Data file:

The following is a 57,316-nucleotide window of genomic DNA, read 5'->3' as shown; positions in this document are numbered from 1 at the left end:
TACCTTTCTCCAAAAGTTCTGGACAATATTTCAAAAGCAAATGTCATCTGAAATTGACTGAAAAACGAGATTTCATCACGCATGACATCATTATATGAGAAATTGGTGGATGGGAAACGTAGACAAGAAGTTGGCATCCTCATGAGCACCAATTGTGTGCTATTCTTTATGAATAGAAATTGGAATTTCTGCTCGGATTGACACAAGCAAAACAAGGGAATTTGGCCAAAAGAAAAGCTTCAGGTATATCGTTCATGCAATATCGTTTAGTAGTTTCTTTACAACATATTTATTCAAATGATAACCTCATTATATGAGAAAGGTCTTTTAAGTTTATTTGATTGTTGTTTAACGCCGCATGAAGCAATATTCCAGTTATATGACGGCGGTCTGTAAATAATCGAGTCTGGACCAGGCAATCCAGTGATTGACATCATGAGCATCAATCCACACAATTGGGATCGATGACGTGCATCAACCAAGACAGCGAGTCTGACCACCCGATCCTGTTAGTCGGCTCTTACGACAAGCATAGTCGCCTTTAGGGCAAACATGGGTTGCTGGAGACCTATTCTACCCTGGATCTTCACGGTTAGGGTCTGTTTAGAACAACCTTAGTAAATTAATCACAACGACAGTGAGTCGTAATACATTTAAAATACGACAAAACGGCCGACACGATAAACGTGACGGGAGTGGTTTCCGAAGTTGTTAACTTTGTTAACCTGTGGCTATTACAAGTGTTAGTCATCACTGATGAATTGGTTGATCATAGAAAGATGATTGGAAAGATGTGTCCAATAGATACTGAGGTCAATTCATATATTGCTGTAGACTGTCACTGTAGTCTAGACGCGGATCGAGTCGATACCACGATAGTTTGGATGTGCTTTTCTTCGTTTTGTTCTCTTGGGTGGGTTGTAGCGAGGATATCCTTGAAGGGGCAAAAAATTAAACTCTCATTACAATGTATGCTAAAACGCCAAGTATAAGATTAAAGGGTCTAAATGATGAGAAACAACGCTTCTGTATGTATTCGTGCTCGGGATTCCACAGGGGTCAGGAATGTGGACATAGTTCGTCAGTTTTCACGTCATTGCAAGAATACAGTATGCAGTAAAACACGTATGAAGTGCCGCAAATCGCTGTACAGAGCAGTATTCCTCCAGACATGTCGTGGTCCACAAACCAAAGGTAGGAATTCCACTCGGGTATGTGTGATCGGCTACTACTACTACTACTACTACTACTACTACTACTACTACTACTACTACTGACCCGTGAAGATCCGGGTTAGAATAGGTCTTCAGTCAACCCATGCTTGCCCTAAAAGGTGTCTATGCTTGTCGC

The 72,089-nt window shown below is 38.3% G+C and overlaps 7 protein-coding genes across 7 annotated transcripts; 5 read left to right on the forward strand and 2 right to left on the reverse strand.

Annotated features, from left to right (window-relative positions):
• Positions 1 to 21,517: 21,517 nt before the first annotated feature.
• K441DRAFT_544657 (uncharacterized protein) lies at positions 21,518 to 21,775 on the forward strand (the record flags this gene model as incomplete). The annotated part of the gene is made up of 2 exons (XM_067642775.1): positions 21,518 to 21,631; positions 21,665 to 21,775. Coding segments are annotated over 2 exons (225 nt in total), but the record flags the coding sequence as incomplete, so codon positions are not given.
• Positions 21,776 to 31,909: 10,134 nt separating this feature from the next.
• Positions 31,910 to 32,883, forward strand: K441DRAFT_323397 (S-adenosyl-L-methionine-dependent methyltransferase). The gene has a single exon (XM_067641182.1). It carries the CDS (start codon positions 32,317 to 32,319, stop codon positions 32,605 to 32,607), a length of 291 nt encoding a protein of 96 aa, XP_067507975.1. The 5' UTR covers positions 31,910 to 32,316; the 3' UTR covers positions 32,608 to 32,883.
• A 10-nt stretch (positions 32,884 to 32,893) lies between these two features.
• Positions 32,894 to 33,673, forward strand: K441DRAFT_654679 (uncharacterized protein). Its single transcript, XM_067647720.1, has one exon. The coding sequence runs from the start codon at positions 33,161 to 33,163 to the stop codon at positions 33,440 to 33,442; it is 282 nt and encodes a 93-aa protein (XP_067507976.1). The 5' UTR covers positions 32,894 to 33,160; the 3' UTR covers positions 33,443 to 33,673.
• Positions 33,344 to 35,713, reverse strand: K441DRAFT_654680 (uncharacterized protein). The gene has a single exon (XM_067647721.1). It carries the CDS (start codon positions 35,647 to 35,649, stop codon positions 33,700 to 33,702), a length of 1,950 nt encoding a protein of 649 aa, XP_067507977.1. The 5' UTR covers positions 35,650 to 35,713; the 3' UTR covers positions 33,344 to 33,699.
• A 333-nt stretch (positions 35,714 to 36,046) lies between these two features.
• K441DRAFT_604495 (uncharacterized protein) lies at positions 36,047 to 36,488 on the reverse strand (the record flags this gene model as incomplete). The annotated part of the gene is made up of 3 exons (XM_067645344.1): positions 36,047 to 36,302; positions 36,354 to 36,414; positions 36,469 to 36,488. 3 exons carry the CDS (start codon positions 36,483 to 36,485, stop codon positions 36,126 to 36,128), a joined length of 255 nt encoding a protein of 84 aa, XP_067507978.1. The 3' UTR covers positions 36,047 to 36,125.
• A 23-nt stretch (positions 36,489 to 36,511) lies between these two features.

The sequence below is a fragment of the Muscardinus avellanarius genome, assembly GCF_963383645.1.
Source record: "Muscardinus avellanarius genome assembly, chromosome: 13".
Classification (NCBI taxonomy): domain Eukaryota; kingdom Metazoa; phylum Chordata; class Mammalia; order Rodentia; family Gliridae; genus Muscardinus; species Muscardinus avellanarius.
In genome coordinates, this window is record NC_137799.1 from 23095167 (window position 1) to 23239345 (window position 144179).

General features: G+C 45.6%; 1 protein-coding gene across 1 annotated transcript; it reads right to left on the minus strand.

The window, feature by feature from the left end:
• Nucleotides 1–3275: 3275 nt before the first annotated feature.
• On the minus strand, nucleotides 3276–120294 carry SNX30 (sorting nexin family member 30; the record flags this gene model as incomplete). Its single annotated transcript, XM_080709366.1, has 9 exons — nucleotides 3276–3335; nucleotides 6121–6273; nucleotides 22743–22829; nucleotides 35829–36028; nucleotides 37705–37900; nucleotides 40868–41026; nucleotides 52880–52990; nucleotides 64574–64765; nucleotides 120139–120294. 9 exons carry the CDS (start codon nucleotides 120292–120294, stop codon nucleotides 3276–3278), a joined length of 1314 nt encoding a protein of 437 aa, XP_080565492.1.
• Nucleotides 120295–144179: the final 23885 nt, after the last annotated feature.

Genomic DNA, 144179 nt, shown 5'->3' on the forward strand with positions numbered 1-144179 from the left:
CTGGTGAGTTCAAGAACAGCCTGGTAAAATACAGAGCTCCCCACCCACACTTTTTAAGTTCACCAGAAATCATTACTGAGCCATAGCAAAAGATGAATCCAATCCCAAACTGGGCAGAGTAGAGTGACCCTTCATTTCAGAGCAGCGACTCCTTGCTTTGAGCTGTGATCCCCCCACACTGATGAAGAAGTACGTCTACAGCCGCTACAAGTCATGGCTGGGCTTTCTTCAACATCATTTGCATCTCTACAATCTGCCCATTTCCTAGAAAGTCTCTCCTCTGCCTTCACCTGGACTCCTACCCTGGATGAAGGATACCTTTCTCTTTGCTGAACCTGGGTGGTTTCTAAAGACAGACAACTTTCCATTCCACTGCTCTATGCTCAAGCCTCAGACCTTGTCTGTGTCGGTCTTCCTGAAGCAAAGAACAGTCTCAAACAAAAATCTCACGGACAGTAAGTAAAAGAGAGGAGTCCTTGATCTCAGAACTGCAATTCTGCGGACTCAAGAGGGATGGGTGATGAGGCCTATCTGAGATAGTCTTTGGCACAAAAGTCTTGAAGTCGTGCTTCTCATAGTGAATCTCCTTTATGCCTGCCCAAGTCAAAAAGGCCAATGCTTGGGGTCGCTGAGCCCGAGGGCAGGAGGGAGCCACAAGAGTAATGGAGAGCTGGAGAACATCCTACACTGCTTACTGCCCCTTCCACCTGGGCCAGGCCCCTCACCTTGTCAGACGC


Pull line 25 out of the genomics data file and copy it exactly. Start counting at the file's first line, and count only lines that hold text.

CTGGTGAGTTCAAGAACAGCCTGGTAAAATACAGAGCTCCCCACCCACACTTTTTAAGTTCACCAGAAATCATTACTGAGCCATAGCAAAAGATGAATCCAATCCCAAACTGGGCAGAGTAGAGTGACCCTTCATTTCAGAGCAGCGACTCCTTGCTTTGAGCTGTGATCCCCCCACACTGATGAAGAAGTACGTCTACAGCCGCTACAAGTCATGGCTGGGCTTTCTTCAACATCATTTGCATCTCTACAATCTGCCCATTTCCTAGAAAGTCTCTCCTCTGCCTTCACCTGGACTCCTACCCTGGATGAAGGATACCTTTCTCTTTGCTGAACCTGGGTGGTTTCTAAAGACAGACAACTTTCCATTCCACTGCTCTATGCTCAAGCCTCAGACCTTGTCTGTGTCGGTCTTCCTGAAGCAAAGAACAGTCTCAAACAAAAATCTCACGGACAGTAAGTAAAAGAGAGGAGTCCTTGATCTCAGAACTGCAATTCTGCGGACTCAAGAGGGATGGGTGATGAGGCCTATCTGAGATAGTCTTTGGCACAAAAGTCTTGAAGTCGTGCTTCTCATAGTGAATCTCCTTTATGCCTGCCCAAGTCAAAAAGGCCAATGCTTGGGGTCGCTGAGCCCGAGGGCAGGAGGGAGCCACAAGAGTAATGGAGAGCTGGAGAACATCCTACACTGCTTACTGCCCCTTCCACCTGGGCCAGGCCCCTCACCTTGTCAGACGC